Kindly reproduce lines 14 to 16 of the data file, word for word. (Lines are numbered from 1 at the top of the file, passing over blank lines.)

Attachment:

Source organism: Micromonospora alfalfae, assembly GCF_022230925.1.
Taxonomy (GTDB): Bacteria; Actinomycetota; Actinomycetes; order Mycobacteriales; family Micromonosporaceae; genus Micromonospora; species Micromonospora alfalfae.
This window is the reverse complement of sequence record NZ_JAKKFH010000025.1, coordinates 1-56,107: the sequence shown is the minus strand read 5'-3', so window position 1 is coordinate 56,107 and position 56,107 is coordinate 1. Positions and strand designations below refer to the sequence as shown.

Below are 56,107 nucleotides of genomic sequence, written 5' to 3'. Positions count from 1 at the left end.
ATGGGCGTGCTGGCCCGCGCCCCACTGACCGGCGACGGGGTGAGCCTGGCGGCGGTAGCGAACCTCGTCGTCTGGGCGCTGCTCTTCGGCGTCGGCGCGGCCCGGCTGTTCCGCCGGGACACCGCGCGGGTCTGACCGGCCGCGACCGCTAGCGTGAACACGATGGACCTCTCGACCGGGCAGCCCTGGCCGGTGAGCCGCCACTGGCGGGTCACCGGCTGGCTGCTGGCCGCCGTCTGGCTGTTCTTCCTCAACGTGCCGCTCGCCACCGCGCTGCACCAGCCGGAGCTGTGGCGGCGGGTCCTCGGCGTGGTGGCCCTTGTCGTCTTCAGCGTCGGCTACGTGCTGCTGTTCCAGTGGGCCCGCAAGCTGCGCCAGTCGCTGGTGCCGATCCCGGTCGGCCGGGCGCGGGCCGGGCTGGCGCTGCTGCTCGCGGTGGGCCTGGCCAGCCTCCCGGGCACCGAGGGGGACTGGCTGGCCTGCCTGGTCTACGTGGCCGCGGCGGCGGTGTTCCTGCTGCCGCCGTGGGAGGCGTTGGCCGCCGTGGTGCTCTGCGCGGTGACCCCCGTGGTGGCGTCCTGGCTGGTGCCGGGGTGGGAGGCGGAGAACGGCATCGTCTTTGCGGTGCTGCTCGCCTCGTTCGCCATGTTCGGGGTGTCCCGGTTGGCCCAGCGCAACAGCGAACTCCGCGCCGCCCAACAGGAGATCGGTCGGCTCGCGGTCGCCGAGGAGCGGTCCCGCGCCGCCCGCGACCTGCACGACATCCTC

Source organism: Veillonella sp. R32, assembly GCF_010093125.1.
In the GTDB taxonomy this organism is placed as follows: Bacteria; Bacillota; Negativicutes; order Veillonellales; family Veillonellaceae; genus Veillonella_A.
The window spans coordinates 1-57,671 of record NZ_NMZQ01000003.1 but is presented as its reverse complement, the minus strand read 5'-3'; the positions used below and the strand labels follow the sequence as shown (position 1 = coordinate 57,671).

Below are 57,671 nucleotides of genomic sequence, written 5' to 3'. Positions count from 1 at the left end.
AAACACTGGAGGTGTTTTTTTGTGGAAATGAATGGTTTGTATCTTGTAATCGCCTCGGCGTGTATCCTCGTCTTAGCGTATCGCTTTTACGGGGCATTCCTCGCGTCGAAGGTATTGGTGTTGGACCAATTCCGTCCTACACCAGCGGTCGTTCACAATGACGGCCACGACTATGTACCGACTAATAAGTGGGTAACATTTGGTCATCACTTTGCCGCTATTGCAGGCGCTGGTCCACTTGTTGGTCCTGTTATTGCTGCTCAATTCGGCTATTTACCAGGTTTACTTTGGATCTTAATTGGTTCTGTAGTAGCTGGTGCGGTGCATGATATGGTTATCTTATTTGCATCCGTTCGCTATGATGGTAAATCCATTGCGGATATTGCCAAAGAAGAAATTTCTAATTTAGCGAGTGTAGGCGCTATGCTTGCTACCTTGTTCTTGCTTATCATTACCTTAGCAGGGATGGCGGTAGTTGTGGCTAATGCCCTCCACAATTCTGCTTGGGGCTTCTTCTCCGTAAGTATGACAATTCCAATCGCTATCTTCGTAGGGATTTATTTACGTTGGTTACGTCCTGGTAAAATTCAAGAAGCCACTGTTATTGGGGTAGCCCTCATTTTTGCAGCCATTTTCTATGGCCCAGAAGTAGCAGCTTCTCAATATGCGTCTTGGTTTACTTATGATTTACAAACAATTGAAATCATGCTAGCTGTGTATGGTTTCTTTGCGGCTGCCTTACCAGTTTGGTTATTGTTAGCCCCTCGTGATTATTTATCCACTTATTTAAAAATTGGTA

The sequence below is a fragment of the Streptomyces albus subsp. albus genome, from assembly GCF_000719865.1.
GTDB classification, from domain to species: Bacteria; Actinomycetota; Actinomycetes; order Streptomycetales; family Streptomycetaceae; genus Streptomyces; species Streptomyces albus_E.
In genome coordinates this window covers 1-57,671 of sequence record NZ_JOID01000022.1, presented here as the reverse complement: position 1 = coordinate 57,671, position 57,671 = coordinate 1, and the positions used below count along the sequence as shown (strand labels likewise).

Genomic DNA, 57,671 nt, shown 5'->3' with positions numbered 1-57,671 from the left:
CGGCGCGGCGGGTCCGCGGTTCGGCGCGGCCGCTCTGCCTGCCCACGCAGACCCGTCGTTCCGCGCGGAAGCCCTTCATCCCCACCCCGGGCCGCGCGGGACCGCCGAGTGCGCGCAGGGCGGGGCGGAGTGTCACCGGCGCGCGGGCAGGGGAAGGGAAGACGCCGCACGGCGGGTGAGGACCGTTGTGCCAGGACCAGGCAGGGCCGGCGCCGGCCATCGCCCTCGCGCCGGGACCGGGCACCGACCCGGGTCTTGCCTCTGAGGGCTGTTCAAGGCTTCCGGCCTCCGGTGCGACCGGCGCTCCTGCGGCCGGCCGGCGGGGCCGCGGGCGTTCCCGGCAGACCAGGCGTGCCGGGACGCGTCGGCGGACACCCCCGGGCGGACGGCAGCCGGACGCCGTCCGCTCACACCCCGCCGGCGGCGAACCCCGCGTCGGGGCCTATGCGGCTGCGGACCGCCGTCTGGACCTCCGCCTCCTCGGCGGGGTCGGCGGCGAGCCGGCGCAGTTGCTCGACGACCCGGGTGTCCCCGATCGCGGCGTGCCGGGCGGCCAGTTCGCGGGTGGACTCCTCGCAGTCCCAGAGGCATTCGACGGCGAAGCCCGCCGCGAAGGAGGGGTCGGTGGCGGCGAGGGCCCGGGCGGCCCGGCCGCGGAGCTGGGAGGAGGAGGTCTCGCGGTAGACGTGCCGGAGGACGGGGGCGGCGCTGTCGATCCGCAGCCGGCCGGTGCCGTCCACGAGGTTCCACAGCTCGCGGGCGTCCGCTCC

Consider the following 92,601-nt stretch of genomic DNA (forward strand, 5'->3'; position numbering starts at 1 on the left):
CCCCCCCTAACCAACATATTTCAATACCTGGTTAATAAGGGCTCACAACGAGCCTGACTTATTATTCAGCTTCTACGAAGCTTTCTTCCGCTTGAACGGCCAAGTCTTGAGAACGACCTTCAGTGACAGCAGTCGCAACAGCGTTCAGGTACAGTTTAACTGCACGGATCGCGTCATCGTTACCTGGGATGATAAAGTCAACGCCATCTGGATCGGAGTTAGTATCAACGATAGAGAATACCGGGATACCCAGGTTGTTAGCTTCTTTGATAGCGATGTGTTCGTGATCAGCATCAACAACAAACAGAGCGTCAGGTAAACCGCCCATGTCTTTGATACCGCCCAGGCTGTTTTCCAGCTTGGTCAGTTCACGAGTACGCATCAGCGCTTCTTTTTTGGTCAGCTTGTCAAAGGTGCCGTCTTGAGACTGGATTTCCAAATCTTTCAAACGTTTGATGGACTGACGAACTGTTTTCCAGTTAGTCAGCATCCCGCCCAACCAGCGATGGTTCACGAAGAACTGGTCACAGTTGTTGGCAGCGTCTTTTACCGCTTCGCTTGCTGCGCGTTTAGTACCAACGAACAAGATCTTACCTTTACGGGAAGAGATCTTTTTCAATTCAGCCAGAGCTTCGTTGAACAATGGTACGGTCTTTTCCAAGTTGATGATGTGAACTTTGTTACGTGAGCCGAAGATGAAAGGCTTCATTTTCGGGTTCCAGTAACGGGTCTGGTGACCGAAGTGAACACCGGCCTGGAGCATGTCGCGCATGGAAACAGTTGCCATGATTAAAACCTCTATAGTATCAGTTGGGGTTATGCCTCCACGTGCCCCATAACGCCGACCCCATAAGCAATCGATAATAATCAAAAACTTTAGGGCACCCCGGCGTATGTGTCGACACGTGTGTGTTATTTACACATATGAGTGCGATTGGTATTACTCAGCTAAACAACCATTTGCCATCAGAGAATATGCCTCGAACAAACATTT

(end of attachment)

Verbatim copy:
Genomic DNA, 57,671 nt, shown 5'->3' with positions numbered 1-57,671 from the left:
CGGCGCGGCGGGTCCGCGGTTCGGCGCGGCCGCTCTGCCTGCCCACGCAGACCCGTCGTTCCGCGCGGAAGCCCTTCATCCCCACCCCGGGCCGCGCGGGACCGCCGAGTGCGCGCAGGGCGGGGCGGAGTGTCACCGGCGCGCGGGCAGGGGAAGGGAAGACGCCGCACGGCGGGTGAGGACCGTTGTGCCAGGACCAGGCAGGGCCGGCGCCGGCCATCGCCCTCGCGCCGGGACCGGGCACCGACCCGGGTCTTGCCTCTGAGGGCTGTTCAAGGCTTCCGGCCTCCGGTGCGACCGGCGCTCCTGCGGCCGGCCGGCGGGGCCGCGGGCGTTCCCGGCAGACCAGGCGTGCCGGGACGCGTCGGCGGACACCCCCGGGCGGACGGCAGCCGGACGCCGTCCGCTCACACCCCGCCGGCGGCGAACCCCGCGTCGGGGCCTATGCGGCTGCGGACCGCCGTCTGGACCTCCGCCTCCTCGGCGGGGTCGGCGGCGAGCCGGCGCAGTTGCTCGACGACCCGGGTGTCCCCGATCGCGGCGTGCCGGGCGGCCAGTTCGCGGGTGGACTCCTCGCAGTCCCAGAGGCATTCGACGGCGAAGCCCGCCGCGAAGGAGGGGTCGGTGGCGGCGAGGGCCCGGGCGGCCCGGCCGCGGAGCTGGGAGGAGGAGGTCTCGCGGTAGACGTGCCGGAGGACGGGGGCGGCGCTGTCGATCCGCAGCCGGCCGGTGCCGTCCACGAGGTTCCACAGCTCGCGGGCGTCCGCTCC

Consider the following 92,601-nt stretch of genomic DNA (forward strand, 5'->3'; position numbering starts at 1 on the left):